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106970751-Apple-Ttab

106970751-Apple-Ttab

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Published by: mjburnsy on Sep 26, 2012
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05/13/2014

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THIS OPINION IS NOT APRECEDENT OF THE TTABMailed:September 18, 2012UNITED STATES PATENT AND TRADEMARK OFFICE_____Trademark Trial and Appeal Board_____
 In re
 Apple
Inc.
_____Serial No. 85019762
_____
Lisa G. Widup, Senior Intellectual Property Counsel for Apple Inc.Andrew Rhim, Trademark Examining Attorney, Law Office 101 (Ronald R. Sussman, ManagingAttorney)._____Before Taylor, Bergsman and Lykos, Administrative Trademark Judges.Opinion by Bergsman, Administrative Trademark Judge:Applicant seeks registration on the Principal Register for the mark shown below:for the following goods identified in the application, as amended:Computer software for use in reviewing, storing, organizing, andplaying pre-recorded audio content, sold as a feature of handheldmobile digital electronic devices comprised of digital audio and
 
Serial No. 850197622video players, handheld computers, personal digital assistants, andelectronic personal organizers, in International Class 9.
1
The Trademark Examining Attorney refused registration under Section 2(d) of theTrademark Act of 1946, 15 U.S.C. § 1052(d), on the ground that applicant’s mark is likely tocause confusion with the registered mark shown below for,
inter alia,
“providing temporary useof nondownloadable software for adding music and video profiles on the internet, for listening toMP3’s and for sharing MP3’s and music playlists with others,” in Class 42.
2
 Preliminary IssueApplicant attached copies of third-party registrations to its appeal brief. Trademark Rule2.142(d), 37 CFR § 2.142(d), provides that the record in the application should be complete priorto the filing of an appeal. To the extent that the evidence attached to applicant’s brief has nototherwise been made of record, it has been given no consideration.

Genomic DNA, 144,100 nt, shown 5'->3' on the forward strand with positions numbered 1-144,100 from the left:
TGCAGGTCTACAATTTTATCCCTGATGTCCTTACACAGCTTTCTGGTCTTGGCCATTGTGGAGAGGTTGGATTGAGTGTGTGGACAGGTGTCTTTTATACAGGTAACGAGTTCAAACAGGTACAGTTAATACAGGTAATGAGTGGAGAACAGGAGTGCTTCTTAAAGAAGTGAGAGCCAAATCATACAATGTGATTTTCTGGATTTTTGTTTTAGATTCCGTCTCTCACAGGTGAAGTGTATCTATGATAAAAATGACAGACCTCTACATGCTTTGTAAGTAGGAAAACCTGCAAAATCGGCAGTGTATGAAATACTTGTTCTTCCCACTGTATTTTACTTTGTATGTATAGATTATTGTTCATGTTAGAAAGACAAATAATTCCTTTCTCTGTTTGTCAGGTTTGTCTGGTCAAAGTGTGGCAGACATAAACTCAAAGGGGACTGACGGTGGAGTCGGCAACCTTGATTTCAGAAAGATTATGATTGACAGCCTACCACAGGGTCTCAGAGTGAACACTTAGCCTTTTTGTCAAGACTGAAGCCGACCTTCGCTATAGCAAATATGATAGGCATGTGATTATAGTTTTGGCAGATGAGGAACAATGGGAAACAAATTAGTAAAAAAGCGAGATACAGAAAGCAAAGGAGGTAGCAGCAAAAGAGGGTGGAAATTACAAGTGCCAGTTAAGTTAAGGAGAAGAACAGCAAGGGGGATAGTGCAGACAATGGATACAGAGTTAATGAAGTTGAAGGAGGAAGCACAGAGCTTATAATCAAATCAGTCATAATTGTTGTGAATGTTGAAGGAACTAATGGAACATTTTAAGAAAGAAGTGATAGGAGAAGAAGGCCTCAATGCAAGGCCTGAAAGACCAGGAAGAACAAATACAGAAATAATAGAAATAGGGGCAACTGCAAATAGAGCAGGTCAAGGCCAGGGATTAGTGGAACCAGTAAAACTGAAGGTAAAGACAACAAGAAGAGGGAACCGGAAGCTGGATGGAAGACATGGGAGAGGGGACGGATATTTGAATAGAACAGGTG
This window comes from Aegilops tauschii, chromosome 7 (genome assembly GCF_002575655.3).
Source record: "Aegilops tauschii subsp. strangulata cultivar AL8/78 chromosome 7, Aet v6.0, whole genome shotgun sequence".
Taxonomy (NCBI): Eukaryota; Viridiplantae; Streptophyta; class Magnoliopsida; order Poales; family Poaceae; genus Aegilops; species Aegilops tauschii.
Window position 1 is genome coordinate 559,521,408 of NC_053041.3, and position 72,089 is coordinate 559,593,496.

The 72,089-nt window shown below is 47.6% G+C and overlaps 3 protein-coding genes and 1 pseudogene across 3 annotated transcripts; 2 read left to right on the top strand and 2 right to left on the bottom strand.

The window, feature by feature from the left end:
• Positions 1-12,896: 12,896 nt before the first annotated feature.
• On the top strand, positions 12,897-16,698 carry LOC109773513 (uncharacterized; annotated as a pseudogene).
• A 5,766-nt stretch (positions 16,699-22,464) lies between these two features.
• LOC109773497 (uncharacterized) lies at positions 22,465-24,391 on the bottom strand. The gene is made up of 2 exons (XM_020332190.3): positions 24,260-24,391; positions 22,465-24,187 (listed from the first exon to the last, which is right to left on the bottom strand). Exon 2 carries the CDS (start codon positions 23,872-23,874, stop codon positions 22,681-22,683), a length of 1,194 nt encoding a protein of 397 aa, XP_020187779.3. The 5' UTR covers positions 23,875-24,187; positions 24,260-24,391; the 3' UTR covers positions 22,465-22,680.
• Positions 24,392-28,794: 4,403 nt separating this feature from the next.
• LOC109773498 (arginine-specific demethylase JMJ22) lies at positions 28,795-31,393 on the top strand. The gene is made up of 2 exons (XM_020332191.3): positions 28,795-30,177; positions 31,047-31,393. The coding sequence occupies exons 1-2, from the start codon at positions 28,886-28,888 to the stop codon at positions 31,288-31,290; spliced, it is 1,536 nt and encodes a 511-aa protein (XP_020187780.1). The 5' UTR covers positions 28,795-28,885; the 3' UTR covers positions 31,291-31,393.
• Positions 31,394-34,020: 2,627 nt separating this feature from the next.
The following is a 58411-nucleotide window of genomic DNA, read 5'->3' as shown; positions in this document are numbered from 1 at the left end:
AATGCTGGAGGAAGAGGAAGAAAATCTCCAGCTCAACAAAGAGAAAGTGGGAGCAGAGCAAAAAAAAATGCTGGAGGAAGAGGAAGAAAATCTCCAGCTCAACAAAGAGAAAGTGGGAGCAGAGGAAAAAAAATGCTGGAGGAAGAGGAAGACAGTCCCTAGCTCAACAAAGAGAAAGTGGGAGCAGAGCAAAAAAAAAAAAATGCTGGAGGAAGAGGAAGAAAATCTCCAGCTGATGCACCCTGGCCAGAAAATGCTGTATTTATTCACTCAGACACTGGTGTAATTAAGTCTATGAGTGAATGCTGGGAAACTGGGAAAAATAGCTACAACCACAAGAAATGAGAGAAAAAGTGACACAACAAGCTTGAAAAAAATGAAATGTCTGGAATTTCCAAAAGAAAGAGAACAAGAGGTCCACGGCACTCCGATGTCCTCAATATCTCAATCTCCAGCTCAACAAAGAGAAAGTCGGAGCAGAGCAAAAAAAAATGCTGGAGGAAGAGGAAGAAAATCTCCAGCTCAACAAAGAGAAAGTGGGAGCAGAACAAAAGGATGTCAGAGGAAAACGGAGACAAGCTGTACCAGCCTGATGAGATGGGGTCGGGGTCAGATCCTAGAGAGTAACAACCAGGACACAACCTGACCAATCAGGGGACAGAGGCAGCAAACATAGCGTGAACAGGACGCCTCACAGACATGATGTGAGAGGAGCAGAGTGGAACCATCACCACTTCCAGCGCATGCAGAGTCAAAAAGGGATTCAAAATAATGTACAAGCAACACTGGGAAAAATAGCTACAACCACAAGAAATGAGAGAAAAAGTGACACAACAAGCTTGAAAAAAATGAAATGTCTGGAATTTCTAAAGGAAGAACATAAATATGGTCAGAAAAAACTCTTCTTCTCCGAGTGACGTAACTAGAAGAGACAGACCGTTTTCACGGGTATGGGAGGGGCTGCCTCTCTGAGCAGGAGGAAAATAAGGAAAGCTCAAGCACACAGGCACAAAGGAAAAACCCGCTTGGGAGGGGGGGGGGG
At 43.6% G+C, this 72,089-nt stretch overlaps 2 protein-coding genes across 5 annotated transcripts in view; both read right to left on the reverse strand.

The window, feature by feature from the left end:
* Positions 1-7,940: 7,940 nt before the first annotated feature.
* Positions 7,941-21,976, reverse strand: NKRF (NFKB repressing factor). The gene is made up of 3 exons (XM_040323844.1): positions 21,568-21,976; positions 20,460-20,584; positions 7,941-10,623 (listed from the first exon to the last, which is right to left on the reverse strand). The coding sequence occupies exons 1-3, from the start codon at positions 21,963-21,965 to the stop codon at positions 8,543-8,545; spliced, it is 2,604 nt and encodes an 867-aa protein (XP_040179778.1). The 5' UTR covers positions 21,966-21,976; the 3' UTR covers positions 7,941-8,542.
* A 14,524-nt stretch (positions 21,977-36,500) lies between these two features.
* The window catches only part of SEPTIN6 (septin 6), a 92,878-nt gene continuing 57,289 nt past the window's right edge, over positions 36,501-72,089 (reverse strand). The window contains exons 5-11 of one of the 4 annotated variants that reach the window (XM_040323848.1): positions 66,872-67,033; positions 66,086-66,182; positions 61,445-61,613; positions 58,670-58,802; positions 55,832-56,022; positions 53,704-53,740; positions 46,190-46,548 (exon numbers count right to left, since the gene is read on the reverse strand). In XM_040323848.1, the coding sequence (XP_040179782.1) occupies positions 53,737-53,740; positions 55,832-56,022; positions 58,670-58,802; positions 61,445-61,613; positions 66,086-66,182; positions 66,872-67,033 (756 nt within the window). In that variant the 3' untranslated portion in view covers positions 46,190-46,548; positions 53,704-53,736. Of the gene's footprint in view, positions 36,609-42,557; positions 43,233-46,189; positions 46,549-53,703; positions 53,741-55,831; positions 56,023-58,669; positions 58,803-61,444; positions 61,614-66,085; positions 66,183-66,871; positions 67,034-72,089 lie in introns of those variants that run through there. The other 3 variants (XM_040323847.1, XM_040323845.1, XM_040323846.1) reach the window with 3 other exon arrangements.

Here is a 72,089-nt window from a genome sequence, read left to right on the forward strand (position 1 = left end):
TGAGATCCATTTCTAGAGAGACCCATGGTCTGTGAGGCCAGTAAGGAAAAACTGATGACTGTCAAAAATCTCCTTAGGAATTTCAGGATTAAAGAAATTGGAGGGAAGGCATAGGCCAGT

See
the discussion regardingthe strength of the mark in the cited registration below.Likelihood of ConfusionOur determination under Section 2(d) is based on an analysis of all of the probative factsin evidence that are relevant to the factors bearing on the issue of likelihood of confusion.
 In re E. I. du Pont de Nemours & Co.,
476 F.2d 1357, 177 USPQ 563, 567 (CCPA 1973).
See also, In
1
Application Serial No. 85019762 was filed on April 21, 2010, based upon use in commerce.
2
Registration No. 3484512, issued August 12, 2008.
 
Serial No. 850197623
re Majestic Distilling Company, Inc.,
315 F.3d 1311, 65 USPQ2d 1201, 1203 (Fed. Cir. 2003).In any likelihood of confusion analysis, two key considerations are the similarities between themarks and the similarities between the services.
See Federated Foods, Inc. v. Fort Howard Paper Co.,
544 F.2d 1098, 192 USPQ 24, 29 (CCPA 1976) (“The fundamental inquiry mandatedby §2(d) goes to the cumulative effect of differences in the essential characteristics of the goodsand differences in the marks”). These factors, and any other relevant
du Pont 
factors in theproceeding now before us, will be considered in this decision.A. The similarity or dissimilarity of the marks in their entireties as to appearance, sound,connotation and commercial impression and the strength of the registered mark.We turn first to the
du Pont 
likelihood of confusion factor focusing on the similarity ordissimilarity of the marks in their entireties as to appearance, sound, connotation and commercialimpression.
 In re E. I. du Pont De Nemours & Co.,
476 F.2d 1357, 177 USPQ 563, 567 (CCPA1973). In a particular case, any one of these means of comparison may be critical in finding themarks to be similar.
 In re White Swan Ltd.,
8 USPQ2d 1534, 1535 (TTAB 1988);
 In re LamsonOil Co.,
6 USPQ2d 1041, 1042 (TTAB 1987). As in this case, where both marks are designmarks, the similarity of the marks must be analyzed on the basis of their visual similarity.
 In reVienna Sausage Manufacturing Company,
16 USPQ2d 2044, 2047 (TTAB 1990).In comparing the marks, we are mindful that the test is not whether the marks can bedistinguished when subjected to a side-by-side comparison, but rather whether the marks aresufficiently similar in terms of their overall commercial impression so that confusion as to thesource of the goods and services offered under the respective marks is likely to result.
SanFernando Electric Mfg. Co. v. JFD Electronics Components Corp.,
565 F.2d 683, 196 USPQ 1,3 (CCPA 1977);
Spoons Restaurants Inc. v. Morrison Inc.,
23 USPQ 1735, 1741 (TTAB 1991),
aff’d unpublished,
No. 92-1086 (Fed. Cir. June 5, 1992). When the marks are placed side-by-

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